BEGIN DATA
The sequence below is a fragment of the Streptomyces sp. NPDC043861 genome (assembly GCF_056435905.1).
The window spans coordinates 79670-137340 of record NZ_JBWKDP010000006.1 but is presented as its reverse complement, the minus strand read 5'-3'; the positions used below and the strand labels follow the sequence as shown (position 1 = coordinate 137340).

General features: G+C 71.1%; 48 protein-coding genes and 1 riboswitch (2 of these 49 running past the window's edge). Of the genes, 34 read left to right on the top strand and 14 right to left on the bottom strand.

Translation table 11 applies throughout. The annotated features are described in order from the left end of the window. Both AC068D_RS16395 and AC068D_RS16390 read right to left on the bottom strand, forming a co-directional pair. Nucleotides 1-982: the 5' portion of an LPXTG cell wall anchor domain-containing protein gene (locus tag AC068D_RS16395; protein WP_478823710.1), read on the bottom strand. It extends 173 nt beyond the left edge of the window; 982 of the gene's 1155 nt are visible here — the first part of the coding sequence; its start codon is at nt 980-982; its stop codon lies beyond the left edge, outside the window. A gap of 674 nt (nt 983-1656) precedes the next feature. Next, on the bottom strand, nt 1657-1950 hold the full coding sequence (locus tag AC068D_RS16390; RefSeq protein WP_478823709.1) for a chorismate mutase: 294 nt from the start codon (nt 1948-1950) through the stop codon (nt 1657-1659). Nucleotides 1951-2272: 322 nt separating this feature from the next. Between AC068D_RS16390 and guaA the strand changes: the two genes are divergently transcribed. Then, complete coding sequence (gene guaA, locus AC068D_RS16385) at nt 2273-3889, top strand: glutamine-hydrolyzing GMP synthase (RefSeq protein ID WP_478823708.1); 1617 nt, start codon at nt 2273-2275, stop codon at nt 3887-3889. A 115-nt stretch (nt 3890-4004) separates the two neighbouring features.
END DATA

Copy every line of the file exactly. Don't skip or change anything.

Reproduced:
The sequence below is a fragment of the Streptomyces sp. NPDC043861 genome (assembly GCF_056435905.1).
The window spans coordinates 79670-137340 of record NZ_JBWKDP010000006.1 but is presented as its reverse complement, the minus strand read 5'-3'; the positions used below and the strand labels follow the sequence as shown (position 1 = coordinate 137340).

General features: G+C 71.1%; 48 protein-coding genes and 1 riboswitch (2 of these 49 running past the window's edge). Of the genes, 34 read left to right on the top strand and 14 right to left on the bottom strand.

Translation table 11 applies throughout. The annotated features are described in order from the left end of the window. Both AC068D_RS16395 and AC068D_RS16390 read right to left on the bottom strand, forming a co-directional pair. Nucleotides 1-982: the 5' portion of an LPXTG cell wall anchor domain-containing protein gene (locus tag AC068D_RS16395; protein WP_478823710.1), read on the bottom strand. It extends 173 nt beyond the left edge of the window; 982 of the gene's 1155 nt are visible here — the first part of the coding sequence; its start codon is at nt 980-982; its stop codon lies beyond the left edge, outside the window. A gap of 674 nt (nt 983-1656) precedes the next feature. Next, on the bottom strand, nt 1657-1950 hold the full coding sequence (locus tag AC068D_RS16390; RefSeq protein WP_478823709.1) for a chorismate mutase: 294 nt from the start codon (nt 1948-1950) through the stop codon (nt 1657-1659). Nucleotides 1951-2272: 322 nt separating this feature from the next. Between AC068D_RS16390 and guaA the strand changes: the two genes are divergently transcribed. Then, complete coding sequence (gene guaA, locus AC068D_RS16385) at nt 2273-3889, top strand: glutamine-hydrolyzing GMP synthase (RefSeq protein ID WP_478823708.1); 1617 nt, start codon at nt 2273-2275, stop codon at nt 3887-3889. A 115-nt stretch (nt 3890-4004) separates the two neighbouring features.